Their long nightmare finally over, Chicago residents may now resume purchasing Brian Scalabrine jersey T’s free from sales tax.
From the Chicago Tribune:
Consumers who live in sales-tax states, such as Illinois, owe state sales tax on their Internet purchases, whether they pay it during virtual checkout or when they file their state income tax returns. But few actually pay unless tax is collected at checkout. That has the effect of making online purchases cheaper than those at bricks-and-mortar retailers.
In March 2011, Illinois passed the Main Street Fairness Act, informally dubbed the Amazon-tax law. Before the law, online retailers were forced to collect and remit sales taxes on purchases made by Illinois residents only if the online retailer had a “physical presence” in the state. For example, Sears must collect sales tax on virtual checkout at Sears.com because it has a headquarters and retail stores in Illinois. But Amazon.com does not have a physical presence and did not have to collect tax on checkout.
Cook County Circuit Court Judge Robert Lopez Cepero said in court Wednesday that the Illinois law violated the commerce clause of the U.S. Constitution, which limits who a state can tax, and that the law conflicted with the federal Internet Tax Freedom Act, which prohibits some types of Internet-related taxes. He directed parties to draft an order reflecting his opinion.
The quick decision Wednesday was unexpected, even to officials of the Performance Marketing Association, said PMA Executive Director Rebecca Madigan. “The judge pointed out and agreed with us that the state overreached its boundaries in trying to regulate interstate commerce,” Madigan said. “We…believe it paves the way for Internet marketing affiliates to get back in business in Illinois.” However, the battle has just begun, said David Vite, president of the Illinois Retail Merchants Association, which supports the law. “This is the first step in a very long battle,” Vite said. “We have seen local judges be overturned regularly on these kinds of questions.”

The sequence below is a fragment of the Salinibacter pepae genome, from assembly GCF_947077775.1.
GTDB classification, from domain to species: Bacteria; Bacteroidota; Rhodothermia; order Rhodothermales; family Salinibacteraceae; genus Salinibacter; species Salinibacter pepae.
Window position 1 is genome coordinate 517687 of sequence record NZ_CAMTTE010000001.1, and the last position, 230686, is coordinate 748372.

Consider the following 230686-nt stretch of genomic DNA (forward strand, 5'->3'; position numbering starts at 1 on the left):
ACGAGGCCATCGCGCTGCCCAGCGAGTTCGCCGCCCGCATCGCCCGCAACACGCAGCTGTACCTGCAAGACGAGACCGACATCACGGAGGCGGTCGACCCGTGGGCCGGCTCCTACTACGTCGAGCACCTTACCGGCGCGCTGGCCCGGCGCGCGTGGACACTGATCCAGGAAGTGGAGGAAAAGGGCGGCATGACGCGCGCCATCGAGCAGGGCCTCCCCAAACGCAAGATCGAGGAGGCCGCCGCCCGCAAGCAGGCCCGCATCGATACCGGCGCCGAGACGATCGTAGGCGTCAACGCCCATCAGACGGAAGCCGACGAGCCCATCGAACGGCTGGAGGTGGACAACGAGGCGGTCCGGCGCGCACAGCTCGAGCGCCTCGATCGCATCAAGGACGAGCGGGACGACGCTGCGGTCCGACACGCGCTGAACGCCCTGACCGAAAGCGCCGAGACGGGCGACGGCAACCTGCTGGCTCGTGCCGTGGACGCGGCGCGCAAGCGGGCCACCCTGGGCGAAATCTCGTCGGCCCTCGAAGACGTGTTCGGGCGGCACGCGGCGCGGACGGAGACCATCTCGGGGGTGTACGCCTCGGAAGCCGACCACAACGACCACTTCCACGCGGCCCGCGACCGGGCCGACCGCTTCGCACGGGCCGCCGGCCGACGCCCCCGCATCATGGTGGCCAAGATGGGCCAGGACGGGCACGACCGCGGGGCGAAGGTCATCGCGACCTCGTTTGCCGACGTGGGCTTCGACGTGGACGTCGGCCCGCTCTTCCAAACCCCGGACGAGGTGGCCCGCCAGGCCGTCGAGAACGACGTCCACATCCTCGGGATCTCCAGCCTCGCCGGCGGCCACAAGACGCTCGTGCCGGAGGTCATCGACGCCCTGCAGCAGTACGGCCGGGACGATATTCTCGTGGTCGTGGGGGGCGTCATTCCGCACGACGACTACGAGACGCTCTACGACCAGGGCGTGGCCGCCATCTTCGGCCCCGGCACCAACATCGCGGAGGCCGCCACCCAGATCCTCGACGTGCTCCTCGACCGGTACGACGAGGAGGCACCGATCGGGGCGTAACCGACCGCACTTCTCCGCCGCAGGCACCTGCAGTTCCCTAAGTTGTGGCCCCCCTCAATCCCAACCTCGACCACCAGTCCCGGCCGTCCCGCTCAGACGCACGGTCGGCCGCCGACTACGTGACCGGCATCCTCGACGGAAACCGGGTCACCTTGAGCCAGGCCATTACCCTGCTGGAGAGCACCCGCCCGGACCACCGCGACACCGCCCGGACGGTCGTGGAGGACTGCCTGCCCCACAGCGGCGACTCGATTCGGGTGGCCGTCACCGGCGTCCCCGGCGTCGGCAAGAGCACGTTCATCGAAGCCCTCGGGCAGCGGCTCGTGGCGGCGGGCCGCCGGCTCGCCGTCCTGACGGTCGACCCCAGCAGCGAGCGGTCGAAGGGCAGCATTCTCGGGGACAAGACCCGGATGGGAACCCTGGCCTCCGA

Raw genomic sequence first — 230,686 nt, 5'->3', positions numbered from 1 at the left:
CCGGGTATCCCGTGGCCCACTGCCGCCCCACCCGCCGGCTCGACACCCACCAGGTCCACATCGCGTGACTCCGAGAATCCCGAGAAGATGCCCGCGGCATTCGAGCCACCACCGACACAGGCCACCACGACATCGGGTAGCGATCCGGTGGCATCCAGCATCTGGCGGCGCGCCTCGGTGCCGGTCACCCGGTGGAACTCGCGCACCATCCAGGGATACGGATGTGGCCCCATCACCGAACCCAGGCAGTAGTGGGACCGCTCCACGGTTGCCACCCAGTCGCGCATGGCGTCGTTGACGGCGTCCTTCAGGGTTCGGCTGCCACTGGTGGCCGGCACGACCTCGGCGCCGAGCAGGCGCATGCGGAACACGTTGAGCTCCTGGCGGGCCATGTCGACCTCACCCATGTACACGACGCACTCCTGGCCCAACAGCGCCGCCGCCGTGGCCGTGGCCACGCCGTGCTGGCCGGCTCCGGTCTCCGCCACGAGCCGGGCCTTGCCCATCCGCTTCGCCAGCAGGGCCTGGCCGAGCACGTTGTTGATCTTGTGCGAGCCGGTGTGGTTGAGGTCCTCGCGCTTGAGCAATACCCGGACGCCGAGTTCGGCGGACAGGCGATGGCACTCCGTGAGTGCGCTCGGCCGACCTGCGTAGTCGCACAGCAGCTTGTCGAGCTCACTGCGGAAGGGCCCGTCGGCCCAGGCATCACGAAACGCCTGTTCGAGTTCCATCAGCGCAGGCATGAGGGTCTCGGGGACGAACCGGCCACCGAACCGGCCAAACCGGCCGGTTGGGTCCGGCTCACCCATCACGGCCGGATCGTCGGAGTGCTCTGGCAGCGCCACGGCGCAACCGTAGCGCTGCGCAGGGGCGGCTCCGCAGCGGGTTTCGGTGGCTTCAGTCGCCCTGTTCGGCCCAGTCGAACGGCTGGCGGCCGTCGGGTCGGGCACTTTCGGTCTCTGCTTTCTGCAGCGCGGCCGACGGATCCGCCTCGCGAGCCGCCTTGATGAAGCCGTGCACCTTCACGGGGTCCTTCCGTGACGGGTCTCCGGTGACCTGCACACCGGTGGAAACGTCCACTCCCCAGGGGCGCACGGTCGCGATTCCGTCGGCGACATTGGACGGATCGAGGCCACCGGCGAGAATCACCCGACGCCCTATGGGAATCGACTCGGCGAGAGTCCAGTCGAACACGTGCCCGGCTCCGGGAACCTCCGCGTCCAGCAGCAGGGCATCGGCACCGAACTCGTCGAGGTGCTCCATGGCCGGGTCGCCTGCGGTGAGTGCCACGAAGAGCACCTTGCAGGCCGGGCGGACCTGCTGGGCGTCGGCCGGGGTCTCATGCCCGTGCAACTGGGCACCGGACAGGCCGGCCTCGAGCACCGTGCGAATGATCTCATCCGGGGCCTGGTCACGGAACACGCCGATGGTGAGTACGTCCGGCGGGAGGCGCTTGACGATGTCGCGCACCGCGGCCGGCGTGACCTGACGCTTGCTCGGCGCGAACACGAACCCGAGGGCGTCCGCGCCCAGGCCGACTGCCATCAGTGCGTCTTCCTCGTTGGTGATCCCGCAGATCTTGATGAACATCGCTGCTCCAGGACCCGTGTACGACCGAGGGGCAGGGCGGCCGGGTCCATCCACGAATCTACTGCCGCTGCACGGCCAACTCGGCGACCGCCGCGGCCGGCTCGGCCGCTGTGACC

While several states have passed or are considering passing an “Amazon Tax” compelling online retailers to collect sales tax on purchases made by the state’s residents, the victory in Illinois — which comes on the heels of a similar ruling in federal court regarding an Amazon Tax instituted in 2010 in Colorado — is a strong indication that the courts may well view the tax as an overreach of state powers, and a violation of Quill v. North Dakota.
Read the full decision here.